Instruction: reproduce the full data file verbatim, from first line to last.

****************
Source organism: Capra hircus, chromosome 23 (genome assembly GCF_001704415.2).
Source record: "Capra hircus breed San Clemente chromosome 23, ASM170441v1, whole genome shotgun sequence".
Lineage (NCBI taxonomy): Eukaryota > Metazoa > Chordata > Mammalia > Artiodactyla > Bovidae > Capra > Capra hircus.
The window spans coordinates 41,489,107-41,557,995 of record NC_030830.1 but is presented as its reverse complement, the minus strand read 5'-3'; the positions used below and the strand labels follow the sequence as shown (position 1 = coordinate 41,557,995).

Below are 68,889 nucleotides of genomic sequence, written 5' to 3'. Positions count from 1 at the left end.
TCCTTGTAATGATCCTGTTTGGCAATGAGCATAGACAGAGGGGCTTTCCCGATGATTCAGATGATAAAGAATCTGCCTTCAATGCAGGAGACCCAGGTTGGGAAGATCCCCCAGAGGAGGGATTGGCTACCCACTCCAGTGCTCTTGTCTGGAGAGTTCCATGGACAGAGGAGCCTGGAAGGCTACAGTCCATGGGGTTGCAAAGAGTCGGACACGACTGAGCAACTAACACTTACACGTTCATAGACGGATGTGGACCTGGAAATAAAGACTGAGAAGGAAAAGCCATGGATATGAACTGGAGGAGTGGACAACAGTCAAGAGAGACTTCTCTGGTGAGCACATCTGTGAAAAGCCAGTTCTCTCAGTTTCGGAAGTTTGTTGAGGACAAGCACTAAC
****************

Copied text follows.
Source organism: Capra hircus, chromosome 23 (genome assembly GCF_001704415.2).
Source record: "Capra hircus breed San Clemente chromosome 23, ASM170441v1, whole genome shotgun sequence".
Lineage (NCBI taxonomy): Eukaryota > Metazoa > Chordata > Mammalia > Artiodactyla > Bovidae > Capra > Capra hircus.
The window spans coordinates 41,489,107-41,557,995 of record NC_030830.1 but is presented as its reverse complement, the minus strand read 5'-3'; the positions used below and the strand labels follow the sequence as shown (position 1 = coordinate 41,557,995).

Below are 68,889 nucleotides of genomic sequence, written 5' to 3'. Positions count from 1 at the left end.
TCCTTGTAATGATCCTGTTTGGCAATGAGCATAGACAGAGGGGCTTTCCCGATGATTCAGATGATAAAGAATCTGCCTTCAATGCAGGAGACCCAGGTTGGGAAGATCCCCCAGAGGAGGGATTGGCTACCCACTCCAGTGCTCTTGTCTGGAGAGTTCCATGGACAGAGGAGCCTGGAAGGCTACAGTCCATGGGGTTGCAAAGAGTCGGACACGACTGAGCAACTAACACTTACACGTTCATAGACGGATGTGGACCTGGAAATAAAGACTGAGAAGGAAAAGCCATGGATATGAACTGGAGGAGTGGACAACAGTCAAGAGAGACTTCTCTGGTGAGCACATCTGTGAAAAGCCAGTTCTCTCAGTTTCGGAAGTTTGTTGAGGACAAGCACTAAC